When the U.S. House of Representatives considers amendments to the Republican-backed No Child Left Behind Act rewrite on Thursday, members will not get a chance to vote on a measure that would have allowed Title I money for low-income students to be used at private schools.
The ruling is a big win for those House Republicans, including education committee Chairman John Kline, R-Minn., who want to pass the NCLB overhaul bill without any snafus, and for House Democrats who don’t want to see the rewrite become any more conservative.
Also of note, members will be allowed to debate an amendment that would let states to opt out of the Common Core State Standards. The bill already prohibits the education secretary or the administration from coercing states or providing incentives for them to adopt any set of standards. Ruling this amendment germane will put the controversial standards in the spotlight on the floor of either chamber for the first time.
The decisions were part of a ruling from the House committee that decides how bills are debated on the floor. It ruled late Wednesday evening that 44 of the 125 amendments filed to the bill would be debated on Thursday.
As it stands, the House bill would allow Title I dollars for low-income students to follow them to the public schools of their choice, including charter schools. But amendment filed to the bill by Rep. Luke Messer, R-Ind., would have further altered Title I portability and allowed those dollars to be used to pay for private schools.
The last time an NCLB rewrite bill hit the floor of the House, then-Majority Leader Eric Cantor, R-Va., wanted to offer the same amendment. But because it was feared that the provision would sink the bill if adopted, Cantor struck a gentlemen’s agreement with Kline and ultimately withdrew it.
Notably, the committee did not OK a Democratic amendment that would have scrapped the portability language. It also refused to clear the way for debate on a slew of amendments offered by Democrats that would have would delayed elimination of maintenance of effort until the education secretary determines that doing so does not decrease spending on or reduce quality of teaching for students in poverty, English-learners, or student with disabilities.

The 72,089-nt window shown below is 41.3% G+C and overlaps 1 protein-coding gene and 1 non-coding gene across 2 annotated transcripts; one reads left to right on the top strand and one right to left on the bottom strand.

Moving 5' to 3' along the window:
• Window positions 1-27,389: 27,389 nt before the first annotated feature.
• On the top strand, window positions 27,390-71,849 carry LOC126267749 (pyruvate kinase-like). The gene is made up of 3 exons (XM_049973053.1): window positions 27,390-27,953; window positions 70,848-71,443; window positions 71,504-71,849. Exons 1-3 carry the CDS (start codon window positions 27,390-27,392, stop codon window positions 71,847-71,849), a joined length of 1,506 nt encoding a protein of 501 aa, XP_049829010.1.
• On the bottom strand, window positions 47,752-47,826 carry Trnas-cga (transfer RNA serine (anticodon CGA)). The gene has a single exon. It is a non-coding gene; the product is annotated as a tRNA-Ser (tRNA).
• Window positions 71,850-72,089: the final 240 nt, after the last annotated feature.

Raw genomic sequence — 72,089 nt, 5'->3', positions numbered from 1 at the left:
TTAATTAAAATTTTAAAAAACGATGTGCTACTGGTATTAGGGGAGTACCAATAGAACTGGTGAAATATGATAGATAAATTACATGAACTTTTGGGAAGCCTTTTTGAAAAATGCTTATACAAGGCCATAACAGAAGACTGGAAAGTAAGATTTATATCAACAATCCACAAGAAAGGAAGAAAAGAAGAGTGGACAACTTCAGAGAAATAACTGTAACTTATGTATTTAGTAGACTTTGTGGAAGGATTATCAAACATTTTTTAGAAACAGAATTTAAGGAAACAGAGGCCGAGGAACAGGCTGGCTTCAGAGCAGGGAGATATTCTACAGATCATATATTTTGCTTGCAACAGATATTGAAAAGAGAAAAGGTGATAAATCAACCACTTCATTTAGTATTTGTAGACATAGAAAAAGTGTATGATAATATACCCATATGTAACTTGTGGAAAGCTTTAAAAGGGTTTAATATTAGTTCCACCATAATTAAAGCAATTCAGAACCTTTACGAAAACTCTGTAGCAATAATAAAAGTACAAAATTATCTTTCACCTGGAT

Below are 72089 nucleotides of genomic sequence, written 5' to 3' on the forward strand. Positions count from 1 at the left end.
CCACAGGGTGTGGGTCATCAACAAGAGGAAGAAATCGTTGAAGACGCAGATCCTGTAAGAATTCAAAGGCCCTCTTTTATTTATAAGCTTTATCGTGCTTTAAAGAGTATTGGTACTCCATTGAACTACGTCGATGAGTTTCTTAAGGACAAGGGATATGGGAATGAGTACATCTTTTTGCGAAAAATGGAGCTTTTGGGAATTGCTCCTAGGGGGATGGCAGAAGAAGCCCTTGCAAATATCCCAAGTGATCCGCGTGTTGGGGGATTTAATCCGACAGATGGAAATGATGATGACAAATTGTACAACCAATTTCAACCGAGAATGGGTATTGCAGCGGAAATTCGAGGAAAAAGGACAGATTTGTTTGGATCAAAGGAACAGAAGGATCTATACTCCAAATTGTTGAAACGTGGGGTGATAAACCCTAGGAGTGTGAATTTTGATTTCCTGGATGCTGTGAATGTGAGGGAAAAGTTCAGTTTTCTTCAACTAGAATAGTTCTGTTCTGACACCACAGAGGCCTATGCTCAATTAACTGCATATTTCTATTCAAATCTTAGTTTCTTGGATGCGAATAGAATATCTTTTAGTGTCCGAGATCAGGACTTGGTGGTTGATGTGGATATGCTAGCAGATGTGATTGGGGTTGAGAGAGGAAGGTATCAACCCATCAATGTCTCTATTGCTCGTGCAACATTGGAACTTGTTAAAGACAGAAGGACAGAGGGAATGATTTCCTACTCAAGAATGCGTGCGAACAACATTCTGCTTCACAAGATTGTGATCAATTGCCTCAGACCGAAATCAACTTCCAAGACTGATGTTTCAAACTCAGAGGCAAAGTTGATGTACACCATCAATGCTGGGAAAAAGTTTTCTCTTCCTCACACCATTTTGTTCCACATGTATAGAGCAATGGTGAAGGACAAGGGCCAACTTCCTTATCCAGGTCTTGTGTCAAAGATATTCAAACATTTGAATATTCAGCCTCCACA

The other blockbuster amendment category was testing.
As expected, the rules committee cleared a proposal from Rep. Suzanne Bonamici, D-Ore., that would allow states to use federal dollars to audit the number and rigor of tests they give and eliminate any that are redundant or of low quality. It also OK’d an amendment from Rep. Bob Goodlatte, R-Va., that would give states the authority to allow local districts to administer their own, locally designed assessments, in place of the state-designed assessments.
But the rule did not let through what was perhaps the most interesting testing amendment: a bipartisan proposal from 10 members that would have replaced current federal yearly testing requirements for math and English/language arts with the same grade-span testing requirements that are in current law for science.
In addition, the rule allows for a smattering of early-childhood education amendments including:
- An amendment from Rep. Grace Meng, D-Calif., that would authorize (not appropriate) funds for the education secretary to provide grants for early-childhood education scholarships, among other things.
- An amendment from Rep. Katherine Clark, D-Mass., that would clarify that professional development focused on early-childhood education is an acceptable use of funds.
- An amendment from Rep. Mark DeSaulinier, D-Calif., that would require districts to develop agreements with Head Start and other agencies to carry out early-childhood education activities.
You can read about all the amendments the committee OK’d here.